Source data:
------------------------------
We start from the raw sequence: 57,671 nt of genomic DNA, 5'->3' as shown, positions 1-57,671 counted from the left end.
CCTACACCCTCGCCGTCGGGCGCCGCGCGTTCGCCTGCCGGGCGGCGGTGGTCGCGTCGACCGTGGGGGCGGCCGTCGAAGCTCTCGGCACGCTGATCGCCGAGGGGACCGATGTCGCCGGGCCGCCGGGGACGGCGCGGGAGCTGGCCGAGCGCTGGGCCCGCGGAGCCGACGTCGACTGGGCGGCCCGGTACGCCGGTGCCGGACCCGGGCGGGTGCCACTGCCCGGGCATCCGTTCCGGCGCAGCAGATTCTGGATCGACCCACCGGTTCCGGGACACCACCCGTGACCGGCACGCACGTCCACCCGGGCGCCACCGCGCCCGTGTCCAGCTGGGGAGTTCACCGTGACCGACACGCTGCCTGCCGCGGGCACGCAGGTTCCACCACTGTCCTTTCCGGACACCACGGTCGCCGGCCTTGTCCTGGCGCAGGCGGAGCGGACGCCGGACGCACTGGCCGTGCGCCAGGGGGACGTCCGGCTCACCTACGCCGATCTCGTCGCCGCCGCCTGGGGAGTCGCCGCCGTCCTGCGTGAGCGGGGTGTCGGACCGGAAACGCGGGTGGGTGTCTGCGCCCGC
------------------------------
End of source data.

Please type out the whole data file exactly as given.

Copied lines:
We start from the raw sequence: 57,671 nt of genomic DNA, 5'->3' as shown, positions 1-57,671 counted from the left end.
CCTACACCCTCGCCGTCGGGCGCCGCGCGTTCGCCTGCCGGGCGGCGGTGGTCGCGTCGACCGTGGGGGCGGCCGTCGAAGCTCTCGGCACGCTGATCGCCGAGGGGACCGATGTCGCCGGGCCGCCGGGGACGGCGCGGGAGCTGGCCGAGCGCTGGGCCCGCGGAGCCGACGTCGACTGGGCGGCCCGGTACGCCGGTGCCGGACCCGGGCGGGTGCCACTGCCCGGGCATCCGTTCCGGCGCAGCAGATTCTGGATCGACCCACCGGTTCCGGGACACCACCCGTGACCGGCACGCACGTCCACCCGGGCGCCACCGCGCCCGTGTCCAGCTGGGGAGTTCACCGTGACCGACACGCTGCCTGCCGCGGGCACGCAGGTTCCACCACTGTCCTTTCCGGACACCACGGTCGCCGGCCTTGTCCTGGCGCAGGCGGAGCGGACGCCGGACGCACTGGCCGTGCGCCAGGGGGACGTCCGGCTCACCTACGCCGATCTCGTCGCCGCCGCCTGGGGAGTCGCCGCCGTCCTGCGTGAGCGGGGTGTCGGACCGGAAACGCGGGTGGGTGTCTGCGCCCGC